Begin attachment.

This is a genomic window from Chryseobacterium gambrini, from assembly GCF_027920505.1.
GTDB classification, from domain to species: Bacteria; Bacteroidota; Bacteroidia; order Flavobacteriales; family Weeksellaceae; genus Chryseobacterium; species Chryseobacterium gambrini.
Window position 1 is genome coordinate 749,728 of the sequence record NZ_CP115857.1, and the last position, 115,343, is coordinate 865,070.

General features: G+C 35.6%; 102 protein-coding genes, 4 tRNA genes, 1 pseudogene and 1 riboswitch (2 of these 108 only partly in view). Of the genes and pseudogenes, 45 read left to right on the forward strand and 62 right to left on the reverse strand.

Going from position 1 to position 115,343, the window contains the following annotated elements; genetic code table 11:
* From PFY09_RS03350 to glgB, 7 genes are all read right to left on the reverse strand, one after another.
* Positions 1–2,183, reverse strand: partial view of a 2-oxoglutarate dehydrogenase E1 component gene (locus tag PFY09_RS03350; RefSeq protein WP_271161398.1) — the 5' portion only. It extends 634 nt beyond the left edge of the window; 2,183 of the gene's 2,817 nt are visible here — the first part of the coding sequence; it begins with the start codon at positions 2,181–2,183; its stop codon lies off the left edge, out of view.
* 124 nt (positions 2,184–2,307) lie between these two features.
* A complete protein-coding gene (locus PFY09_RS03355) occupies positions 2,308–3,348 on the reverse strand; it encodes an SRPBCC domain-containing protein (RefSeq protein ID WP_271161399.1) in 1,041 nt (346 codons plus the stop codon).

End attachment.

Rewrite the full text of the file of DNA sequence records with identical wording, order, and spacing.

This is a genomic window from Chryseobacterium gambrini, from assembly GCF_027920505.1.
GTDB classification, from domain to species: Bacteria; Bacteroidota; Bacteroidia; order Flavobacteriales; family Weeksellaceae; genus Chryseobacterium; species Chryseobacterium gambrini.
Window position 1 is genome coordinate 749,728 of the sequence record NZ_CP115857.1, and the last position, 115,343, is coordinate 865,070.

General features: G+C 35.6%; 102 protein-coding genes, 4 tRNA genes, 1 pseudogene and 1 riboswitch (2 of these 108 only partly in view). Of the genes and pseudogenes, 45 read left to right on the forward strand and 62 right to left on the reverse strand.

Going from position 1 to position 115,343, the window contains the following annotated elements; genetic code table 11:
* From PFY09_RS03350 to glgB, 7 genes are all read right to left on the reverse strand, one after another.
* Positions 1–2,183, reverse strand: partial view of a 2-oxoglutarate dehydrogenase E1 component gene (locus tag PFY09_RS03350; RefSeq protein WP_271161398.1) — the 5' portion only. It extends 634 nt beyond the left edge of the window; 2,183 of the gene's 2,817 nt are visible here — the first part of the coding sequence; it begins with the start codon at positions 2,181–2,183; its stop codon lies off the left edge, out of view.
* 124 nt (positions 2,184–2,307) lie between these two features.
* A complete protein-coding gene (locus PFY09_RS03355) occupies positions 2,308–3,348 on the reverse strand; it encodes an SRPBCC domain-containing protein (RefSeq protein ID WP_271161399.1) in 1,041 nt (346 codons plus the stop codon).